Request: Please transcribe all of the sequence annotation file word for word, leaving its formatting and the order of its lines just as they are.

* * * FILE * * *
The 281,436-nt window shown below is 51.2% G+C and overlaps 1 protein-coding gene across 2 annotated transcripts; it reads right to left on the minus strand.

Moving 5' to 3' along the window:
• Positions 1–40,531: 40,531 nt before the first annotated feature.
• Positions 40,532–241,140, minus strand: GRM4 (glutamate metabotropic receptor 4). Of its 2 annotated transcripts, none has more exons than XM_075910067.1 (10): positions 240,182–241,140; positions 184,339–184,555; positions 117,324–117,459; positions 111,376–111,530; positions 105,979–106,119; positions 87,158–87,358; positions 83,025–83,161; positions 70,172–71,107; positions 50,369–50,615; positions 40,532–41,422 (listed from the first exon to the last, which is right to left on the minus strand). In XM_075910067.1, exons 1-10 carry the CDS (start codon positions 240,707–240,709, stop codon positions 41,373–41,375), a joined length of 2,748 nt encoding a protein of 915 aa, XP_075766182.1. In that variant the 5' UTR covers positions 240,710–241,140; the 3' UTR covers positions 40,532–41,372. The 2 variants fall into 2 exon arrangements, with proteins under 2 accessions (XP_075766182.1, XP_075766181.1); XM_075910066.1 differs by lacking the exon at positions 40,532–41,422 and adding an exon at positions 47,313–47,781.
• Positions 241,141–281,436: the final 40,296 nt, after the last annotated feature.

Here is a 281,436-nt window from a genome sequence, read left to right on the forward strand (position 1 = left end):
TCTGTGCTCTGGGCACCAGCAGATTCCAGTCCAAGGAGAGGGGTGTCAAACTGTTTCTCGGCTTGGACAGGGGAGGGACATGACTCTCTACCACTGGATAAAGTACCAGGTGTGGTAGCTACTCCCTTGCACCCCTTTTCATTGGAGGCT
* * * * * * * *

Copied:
The 281,436-nt window shown below is 51.2% G+C and overlaps 1 protein-coding gene across 2 annotated transcripts; it reads right to left on the minus strand.

Moving 5' to 3' along the window:
• Positions 1–40,531: 40,531 nt before the first annotated feature.
• Positions 40,532–241,140, minus strand: GRM4 (glutamate metabotropic receptor 4). Of its 2 annotated transcripts, none has more exons than XM_075910067.1 (10): positions 240,182–241,140; positions 184,339–184,555; positions 117,324–117,459; positions 111,376–111,530; positions 105,979–106,119; positions 87,158–87,358; positions 83,025–83,161; positions 70,172–71,107; positions 50,369–50,615; positions 40,532–41,422 (listed from the first exon to the last, which is right to left on the minus strand). In XM_075910067.1, exons 1-10 carry the CDS (start codon positions 240,707–240,709, stop codon positions 41,373–41,375), a joined length of 2,748 nt encoding a protein of 915 aa, XP_075766182.1. In that variant the 5' UTR covers positions 240,710–241,140; the 3' UTR covers positions 40,532–41,372. The 2 variants fall into 2 exon arrangements, with proteins under 2 accessions (XP_075766182.1, XP_075766181.1); XM_075910066.1 differs by lacking the exon at positions 40,532–41,422 and adding an exon at positions 47,313–47,781.
• Positions 241,141–281,436: the final 40,296 nt, after the last annotated feature.

Here is a 281,436-nt window from a genome sequence, read left to right on the forward strand (position 1 = left end):
TCTGTGCTCTGGGCACCAGCAGATTCCAGTCCAAGGAGAGGGGTGTCAAACTGTTTCTCGGCTTGGACAGGGGAGGGACATGACTCTCTACCACTGGATAAAGTACCAGGTGTGGTAGCTACTCCCTTGCACCCCTTTTCATTGGAGGCT